Sunday Morning ~ Gdansk
May 8, 2022
After two weeks in the border town of Ustrzyki Dolne in the Bieszczady Mountains I headed back to Warsaw by local bus to Krakow then train to Warsaw. I loved the landscape in those mountains. They were not massive or steep. They were soft and old, rounded and rolling; perhaps worn down over millennia. The highest of the peaks is in Ukraine. I found them welcoming. I knew nothing about that part of Poland before going there. I didn’t know how many times the borders changed and inhabitants were suddenly of a different county: Poland, Austro-Hungary, Poland, Russia, Germany, Ukraine, Russia, Poland––strangely, like a bargaining chip or piece of clothing being passed around, as if no one lived there. The region is so rich in oil they used buckets to draw it up out of the ground. It bubbled out of the surface. Almost all the jews who did not flee in the 1930’s were exterminated. The camps weren’t far away. Their train ride was short. The whole area is dotted with old wooden orthodox churches sitting singularly in beautiful mountain settings. I wondered why a church would be set in such an isolated place, then learned there were villages surrounding them at one time, all destroyed. The churches were rebuilt. The whole region is now the wildest in Poland. As the forests grew back so did the wildlife. One of the sisters told us of coming face to face with a bear as she walked in the foothills. I’m hoping my next visit there will be as a tourist and the heaviness of the current situation lifted, though the generational trauma is palpable.
I’m grateful for the wonderful people I met there, giving their time to volunteer in many different capacities. Local restaurant owners routinely brought soup for the volunteers working at the border. College students took shifts covering 24 hours in the fireman’s tent. The firemen transported Ukrainians to the refugee center, and the people at Caritas provided supplies and support. It was a privilege to work with them for this short time.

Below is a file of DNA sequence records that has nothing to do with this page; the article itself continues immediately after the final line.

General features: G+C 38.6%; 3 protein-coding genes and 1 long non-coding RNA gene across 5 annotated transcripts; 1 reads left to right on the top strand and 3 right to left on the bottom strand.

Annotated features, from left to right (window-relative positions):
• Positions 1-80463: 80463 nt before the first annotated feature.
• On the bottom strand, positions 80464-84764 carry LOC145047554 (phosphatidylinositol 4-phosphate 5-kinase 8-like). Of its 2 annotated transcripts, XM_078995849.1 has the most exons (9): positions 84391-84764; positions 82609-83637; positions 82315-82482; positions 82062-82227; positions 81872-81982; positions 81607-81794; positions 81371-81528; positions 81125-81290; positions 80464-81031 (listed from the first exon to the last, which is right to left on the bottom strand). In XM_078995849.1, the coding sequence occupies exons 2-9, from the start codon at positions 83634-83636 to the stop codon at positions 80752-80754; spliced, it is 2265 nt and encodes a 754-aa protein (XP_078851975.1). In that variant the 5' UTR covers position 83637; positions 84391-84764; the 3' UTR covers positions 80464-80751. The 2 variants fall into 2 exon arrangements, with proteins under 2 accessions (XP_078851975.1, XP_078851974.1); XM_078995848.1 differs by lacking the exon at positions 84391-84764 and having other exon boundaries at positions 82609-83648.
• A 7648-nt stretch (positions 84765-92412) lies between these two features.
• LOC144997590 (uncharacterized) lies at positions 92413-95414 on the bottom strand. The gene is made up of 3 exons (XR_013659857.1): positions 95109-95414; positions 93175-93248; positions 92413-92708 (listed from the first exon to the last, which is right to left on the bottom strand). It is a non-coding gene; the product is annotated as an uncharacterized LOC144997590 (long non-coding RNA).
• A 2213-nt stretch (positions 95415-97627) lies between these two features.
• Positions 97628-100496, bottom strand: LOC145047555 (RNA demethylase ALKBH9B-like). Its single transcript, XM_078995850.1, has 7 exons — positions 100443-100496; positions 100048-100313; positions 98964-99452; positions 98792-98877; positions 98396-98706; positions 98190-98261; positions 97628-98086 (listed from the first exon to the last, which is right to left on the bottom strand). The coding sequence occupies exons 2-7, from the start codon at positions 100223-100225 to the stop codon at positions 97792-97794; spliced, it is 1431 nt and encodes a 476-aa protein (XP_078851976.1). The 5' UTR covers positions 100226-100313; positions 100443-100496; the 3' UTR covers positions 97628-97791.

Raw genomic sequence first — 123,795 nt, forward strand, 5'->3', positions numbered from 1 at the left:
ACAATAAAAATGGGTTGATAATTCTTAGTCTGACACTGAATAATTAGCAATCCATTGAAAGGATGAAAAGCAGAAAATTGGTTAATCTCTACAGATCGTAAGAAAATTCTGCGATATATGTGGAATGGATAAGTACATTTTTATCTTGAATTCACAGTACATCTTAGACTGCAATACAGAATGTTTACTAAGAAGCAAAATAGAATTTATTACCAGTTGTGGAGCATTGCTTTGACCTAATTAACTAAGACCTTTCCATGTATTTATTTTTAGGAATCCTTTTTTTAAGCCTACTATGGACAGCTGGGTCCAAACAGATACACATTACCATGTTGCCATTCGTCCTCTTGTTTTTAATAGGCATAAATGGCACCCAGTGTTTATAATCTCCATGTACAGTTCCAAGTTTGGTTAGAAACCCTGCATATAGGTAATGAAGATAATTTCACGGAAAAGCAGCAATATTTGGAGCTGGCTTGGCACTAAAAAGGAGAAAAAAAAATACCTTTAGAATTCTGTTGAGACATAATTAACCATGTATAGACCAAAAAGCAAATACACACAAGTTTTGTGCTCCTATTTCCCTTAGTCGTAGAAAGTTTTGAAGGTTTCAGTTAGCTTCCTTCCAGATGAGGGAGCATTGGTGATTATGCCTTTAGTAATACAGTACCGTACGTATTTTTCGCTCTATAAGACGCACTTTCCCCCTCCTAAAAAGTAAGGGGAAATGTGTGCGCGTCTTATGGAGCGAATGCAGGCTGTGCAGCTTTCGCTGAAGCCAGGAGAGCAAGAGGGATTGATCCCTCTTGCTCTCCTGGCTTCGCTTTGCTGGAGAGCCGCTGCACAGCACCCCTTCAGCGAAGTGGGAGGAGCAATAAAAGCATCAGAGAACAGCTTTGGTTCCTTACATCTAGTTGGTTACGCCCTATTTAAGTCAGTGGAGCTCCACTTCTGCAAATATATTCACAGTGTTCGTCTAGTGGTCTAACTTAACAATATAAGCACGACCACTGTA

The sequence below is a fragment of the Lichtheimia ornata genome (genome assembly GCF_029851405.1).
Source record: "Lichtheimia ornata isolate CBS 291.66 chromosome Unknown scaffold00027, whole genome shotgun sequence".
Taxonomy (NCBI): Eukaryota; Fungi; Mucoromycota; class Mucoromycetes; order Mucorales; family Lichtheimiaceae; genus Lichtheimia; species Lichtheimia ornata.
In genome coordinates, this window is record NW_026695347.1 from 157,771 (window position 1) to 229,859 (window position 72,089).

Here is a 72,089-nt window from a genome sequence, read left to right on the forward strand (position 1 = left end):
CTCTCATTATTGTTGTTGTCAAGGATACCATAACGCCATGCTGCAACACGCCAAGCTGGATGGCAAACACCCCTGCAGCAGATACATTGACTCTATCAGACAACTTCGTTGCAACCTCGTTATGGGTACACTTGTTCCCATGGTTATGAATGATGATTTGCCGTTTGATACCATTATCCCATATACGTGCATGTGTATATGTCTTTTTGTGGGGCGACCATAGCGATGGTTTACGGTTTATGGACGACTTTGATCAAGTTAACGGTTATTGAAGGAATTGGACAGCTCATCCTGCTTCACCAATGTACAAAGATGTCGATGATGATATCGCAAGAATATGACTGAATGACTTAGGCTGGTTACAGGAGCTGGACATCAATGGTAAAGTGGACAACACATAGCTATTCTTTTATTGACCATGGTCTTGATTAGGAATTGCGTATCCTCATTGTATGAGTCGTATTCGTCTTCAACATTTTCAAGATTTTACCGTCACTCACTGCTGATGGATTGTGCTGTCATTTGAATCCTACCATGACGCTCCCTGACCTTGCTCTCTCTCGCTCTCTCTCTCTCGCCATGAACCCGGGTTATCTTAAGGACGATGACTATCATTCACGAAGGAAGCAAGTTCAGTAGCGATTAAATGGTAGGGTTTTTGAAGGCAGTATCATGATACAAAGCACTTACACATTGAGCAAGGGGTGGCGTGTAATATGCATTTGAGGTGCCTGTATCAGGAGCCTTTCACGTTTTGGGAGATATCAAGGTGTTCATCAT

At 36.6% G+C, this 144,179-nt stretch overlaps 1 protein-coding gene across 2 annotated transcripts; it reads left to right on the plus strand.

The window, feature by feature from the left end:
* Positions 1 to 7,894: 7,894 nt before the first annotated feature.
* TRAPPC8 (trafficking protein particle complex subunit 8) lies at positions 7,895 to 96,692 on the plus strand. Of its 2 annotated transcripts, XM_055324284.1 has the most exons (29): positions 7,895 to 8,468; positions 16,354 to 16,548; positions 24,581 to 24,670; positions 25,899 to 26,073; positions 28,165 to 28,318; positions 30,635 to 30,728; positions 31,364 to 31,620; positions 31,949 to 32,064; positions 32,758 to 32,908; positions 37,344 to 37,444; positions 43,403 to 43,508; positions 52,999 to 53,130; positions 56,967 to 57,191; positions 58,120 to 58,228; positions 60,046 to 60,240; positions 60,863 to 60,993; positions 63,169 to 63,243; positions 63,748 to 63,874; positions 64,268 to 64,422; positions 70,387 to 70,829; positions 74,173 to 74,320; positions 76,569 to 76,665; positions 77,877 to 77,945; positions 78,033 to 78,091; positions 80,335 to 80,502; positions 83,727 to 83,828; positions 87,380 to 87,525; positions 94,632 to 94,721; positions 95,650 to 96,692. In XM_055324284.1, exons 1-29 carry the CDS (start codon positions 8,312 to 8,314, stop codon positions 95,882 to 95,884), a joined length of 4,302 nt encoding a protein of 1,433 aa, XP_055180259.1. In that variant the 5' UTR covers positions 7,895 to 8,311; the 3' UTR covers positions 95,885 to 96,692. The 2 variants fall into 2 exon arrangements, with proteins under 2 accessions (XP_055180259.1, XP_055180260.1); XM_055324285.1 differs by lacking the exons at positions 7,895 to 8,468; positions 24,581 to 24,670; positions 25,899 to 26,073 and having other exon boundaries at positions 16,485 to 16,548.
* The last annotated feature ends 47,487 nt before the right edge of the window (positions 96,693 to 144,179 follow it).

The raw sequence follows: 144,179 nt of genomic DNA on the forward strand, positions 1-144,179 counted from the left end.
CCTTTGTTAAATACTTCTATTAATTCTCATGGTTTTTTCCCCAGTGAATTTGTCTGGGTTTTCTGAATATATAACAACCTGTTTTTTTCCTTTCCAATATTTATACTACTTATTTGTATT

Since I arrived in Poland I have been working on ways to get money directly to some who need it and I want to let you all know how that money has been used so far. Many of you gave generously and it has been enormously appreciated. A woman just south of Kyiv organized a system to get food, goods, and support to women who are not able or willing to leave the country; a chunk of money went to her. Some has paid for fuel a man needed to transport people safely to border crossings when trains were full. Some went to a man who lost three limbs in an explosion; he survived and the money will help him and his family. Some went to a woman with young children and no friends or family to rely on in Poland. Some has gone to a woman transporting people into Poland where she buys specifically needed supplies then transports them back into Ukraine. All of them are incredibly grateful and gracious, not only for the financial support, which is a godsend, but for the spirit and solidarity in which it was given. I believe it is making a difference. I stand in awe of the efforts and strength I’ve seen. I wish I could have done more.
The bus ride to Krakow was long and uncomfortable, and that was with little luggage and a home to return to. I constantly imagined myself fleeing and what that would be like. I was happy to hold my granddaughter again. We took a family trip up to Gdansk for the weekend and here I sit listening to church bells ringing waiting for everyone to get up. Gdansk is a city I’ve wanted to see for a long time. My interest started in1980 when there was a new Polish pope and a shipyard electrician in this city who inspired me. I had a new baby at the time and was a Peace Corps volunteer living in a remote Malawian village. Time magazines came weekly via diplomatic pouch and, being our only news source, I devoured every story of the solidarity movement. Being a new mother made me look at the world in a different way. Every world event was highlighted as a life or death possibility. Every action we each took could be significant.
This completely rebuilt city is inspiring to me. It’s location near the Baltic is stunning. It’s blend of old and new design is beautifully done. I can see a weekend here will not be enough as I could roam these streets for hours and days. We visited the World War II museum yesterday and that was sobering, as if we needed more sobering. It is so well done and powerful. It is a lesson in facing history full on and gave me a deeper understanding of the Polish determination to protect itself and it’s neighbors. I found it hopeful, actually. Clarity of purpose and solidarity does that to me. There is always a tipping point.
On Monday night I will take an overnight train (sleeper car!) to Budapest to visit a friend who was doing a Fulbright in Ukraine and is now displaced to Hungary. When I planned this trip last summer my intent was to spend a couple of weeks in Ukraine with him. I thought it would be a great opportunity to see a part of the world I hadn’t experienced. How things change.
Love to all,